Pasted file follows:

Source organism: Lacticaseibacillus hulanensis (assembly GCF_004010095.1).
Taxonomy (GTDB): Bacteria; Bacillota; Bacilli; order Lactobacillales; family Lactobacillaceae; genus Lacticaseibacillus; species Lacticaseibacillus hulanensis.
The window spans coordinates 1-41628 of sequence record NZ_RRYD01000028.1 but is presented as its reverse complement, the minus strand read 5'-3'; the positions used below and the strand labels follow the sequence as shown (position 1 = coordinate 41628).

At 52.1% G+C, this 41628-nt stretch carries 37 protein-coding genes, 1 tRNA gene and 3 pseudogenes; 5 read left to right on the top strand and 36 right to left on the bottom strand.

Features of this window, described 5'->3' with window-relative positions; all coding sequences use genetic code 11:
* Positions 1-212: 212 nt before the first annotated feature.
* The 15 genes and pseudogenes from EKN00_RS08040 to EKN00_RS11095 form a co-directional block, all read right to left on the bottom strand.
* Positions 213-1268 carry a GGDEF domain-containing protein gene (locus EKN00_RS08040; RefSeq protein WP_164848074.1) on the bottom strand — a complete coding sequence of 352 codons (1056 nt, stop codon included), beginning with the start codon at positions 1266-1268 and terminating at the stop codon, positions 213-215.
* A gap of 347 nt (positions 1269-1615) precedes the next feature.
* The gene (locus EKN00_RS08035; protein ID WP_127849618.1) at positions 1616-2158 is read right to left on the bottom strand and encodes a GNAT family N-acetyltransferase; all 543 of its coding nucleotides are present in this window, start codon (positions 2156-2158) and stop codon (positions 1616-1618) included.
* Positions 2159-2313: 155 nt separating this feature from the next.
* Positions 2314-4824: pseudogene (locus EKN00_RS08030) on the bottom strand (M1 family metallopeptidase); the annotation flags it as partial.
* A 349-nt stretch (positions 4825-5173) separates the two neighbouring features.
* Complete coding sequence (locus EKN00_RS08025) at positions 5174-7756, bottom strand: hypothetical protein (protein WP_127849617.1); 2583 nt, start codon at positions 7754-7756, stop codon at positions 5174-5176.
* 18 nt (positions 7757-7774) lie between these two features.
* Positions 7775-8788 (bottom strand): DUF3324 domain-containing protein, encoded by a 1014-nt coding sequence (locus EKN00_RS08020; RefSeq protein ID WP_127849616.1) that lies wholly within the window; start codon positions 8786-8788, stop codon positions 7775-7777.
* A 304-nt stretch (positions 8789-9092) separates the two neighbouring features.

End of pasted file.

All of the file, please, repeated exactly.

Source organism: Lacticaseibacillus hulanensis (assembly GCF_004010095.1).
Taxonomy (GTDB): Bacteria; Bacillota; Bacilli; order Lactobacillales; family Lactobacillaceae; genus Lacticaseibacillus; species Lacticaseibacillus hulanensis.
The window spans coordinates 1-41628 of sequence record NZ_RRYD01000028.1 but is presented as its reverse complement, the minus strand read 5'-3'; the positions used below and the strand labels follow the sequence as shown (position 1 = coordinate 41628).

At 52.1% G+C, this 41628-nt stretch carries 37 protein-coding genes, 1 tRNA gene and 3 pseudogenes; 5 read left to right on the top strand and 36 right to left on the bottom strand.

Features of this window, described 5'->3' with window-relative positions; all coding sequences use genetic code 11:
* Positions 1-212: 212 nt before the first annotated feature.
* The 15 genes and pseudogenes from EKN00_RS08040 to EKN00_RS11095 form a co-directional block, all read right to left on the bottom strand.
* Positions 213-1268 carry a GGDEF domain-containing protein gene (locus EKN00_RS08040; RefSeq protein WP_164848074.1) on the bottom strand — a complete coding sequence of 352 codons (1056 nt, stop codon included), beginning with the start codon at positions 1266-1268 and terminating at the stop codon, positions 213-215.
* A gap of 347 nt (positions 1269-1615) precedes the next feature.
* The gene (locus EKN00_RS08035; protein ID WP_127849618.1) at positions 1616-2158 is read right to left on the bottom strand and encodes a GNAT family N-acetyltransferase; all 543 of its coding nucleotides are present in this window, start codon (positions 2156-2158) and stop codon (positions 1616-1618) included.
* Positions 2159-2313: 155 nt separating this feature from the next.
* Positions 2314-4824: pseudogene (locus EKN00_RS08030) on the bottom strand (M1 family metallopeptidase); the annotation flags it as partial.
* A 349-nt stretch (positions 4825-5173) separates the two neighbouring features.
* Complete coding sequence (locus EKN00_RS08025) at positions 5174-7756, bottom strand: hypothetical protein (protein WP_127849617.1); 2583 nt, start codon at positions 7754-7756, stop codon at positions 5174-5176.
* 18 nt (positions 7757-7774) lie between these two features.
* Positions 7775-8788 (bottom strand): DUF3324 domain-containing protein, encoded by a 1014-nt coding sequence (locus EKN00_RS08020; RefSeq protein ID WP_127849616.1) that lies wholly within the window; start codon positions 8786-8788, stop codon positions 7775-7777.
* A 304-nt stretch (positions 8789-9092) separates the two neighbouring features.